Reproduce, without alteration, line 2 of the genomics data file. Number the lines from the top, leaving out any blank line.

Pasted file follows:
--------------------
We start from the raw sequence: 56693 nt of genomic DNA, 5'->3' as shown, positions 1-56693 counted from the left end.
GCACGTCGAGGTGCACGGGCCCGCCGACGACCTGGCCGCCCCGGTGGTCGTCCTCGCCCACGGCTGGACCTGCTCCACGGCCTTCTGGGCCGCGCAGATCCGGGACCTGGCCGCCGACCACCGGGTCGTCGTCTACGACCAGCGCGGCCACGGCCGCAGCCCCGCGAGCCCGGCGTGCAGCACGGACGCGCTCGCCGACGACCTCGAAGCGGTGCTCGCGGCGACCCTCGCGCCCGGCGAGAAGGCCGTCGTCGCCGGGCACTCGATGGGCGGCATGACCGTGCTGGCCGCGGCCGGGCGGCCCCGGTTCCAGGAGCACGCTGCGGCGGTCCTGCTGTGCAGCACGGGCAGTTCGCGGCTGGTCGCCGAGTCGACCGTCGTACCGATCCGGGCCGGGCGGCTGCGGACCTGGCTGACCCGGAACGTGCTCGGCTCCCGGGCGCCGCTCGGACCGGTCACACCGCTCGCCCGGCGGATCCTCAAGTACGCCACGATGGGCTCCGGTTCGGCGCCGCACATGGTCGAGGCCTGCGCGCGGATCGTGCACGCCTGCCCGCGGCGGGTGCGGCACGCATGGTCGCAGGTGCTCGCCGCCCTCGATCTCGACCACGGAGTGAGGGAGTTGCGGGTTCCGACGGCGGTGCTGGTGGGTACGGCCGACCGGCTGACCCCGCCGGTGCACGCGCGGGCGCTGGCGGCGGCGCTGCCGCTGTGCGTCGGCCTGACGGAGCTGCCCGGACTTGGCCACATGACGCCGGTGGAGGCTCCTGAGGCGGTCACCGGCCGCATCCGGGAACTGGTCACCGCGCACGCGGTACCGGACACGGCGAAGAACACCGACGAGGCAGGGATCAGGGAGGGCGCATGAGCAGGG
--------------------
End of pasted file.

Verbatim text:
GCACGTCGAGGTGCACGGGCCCGCCGACGACCTGGCCGCCCCGGTGGTCGTCCTCGCCCACGGCTGGACCTGCTCCACGGCCTTCTGGGCCGCGCAGATCCGGGACCTGGCCGCCGACCACCGGGTCGTCGTCTACGACCAGCGCGGCCACGGCCGCAGCCCCGCGAGCCCGGCGTGCAGCACGGACGCGCTCGCCGACGACCTCGAAGCGGTGCTCGCGGCGACCCTCGCGCCCGGCGAGAAGGCCGTCGTCGCCGGGCACTCGATGGGCGGCATGACCGTGCTGGCCGCGGCCGGGCGGCCCCGGTTCCAGGAGCACGCTGCGGCGGTCCTGCTGTGCAGCACGGGCAGTTCGCGGCTGGTCGCCGAGTCGACCGTCGTACCGATCCGGGCCGGGCGGCTGCGGACCTGGCTGACCCGGAACGTGCTCGGCTCCCGGGCGCCGCTCGGACCGGTCACACCGCTCGCCCGGCGGATCCTCAAGTACGCCACGATGGGCTCCGGTTCGGCGCCGCACATGGTCGAGGCCTGCGCGCGGATCGTGCACGCCTGCCCGCGGCGGGTGCGGCACGCATGGTCGCAGGTGCTCGCCGCCCTCGATCTCGACCACGGAGTGAGGGAGTTGCGGGTTCCGACGGCGGTGCTGGTGGGTACGGCCGACCGGCTGACCCCGCCGGTGCACGCGCGGGCGCTGGCGGCGGCGCTGCCGCTGTGCGTCGGCCTGACGGAGCTGCCCGGACTTGGCCACATGACGCCGGTGGAGGCTCCTGAGGCGGTCACCGGCCGCATCCGGGAACTGGTCACCGCGCACGCGGTACCGGACACGGCGAAGAACACCGACGAGGCAGGGATCAGGGAGGGCGCATGAGCAGGG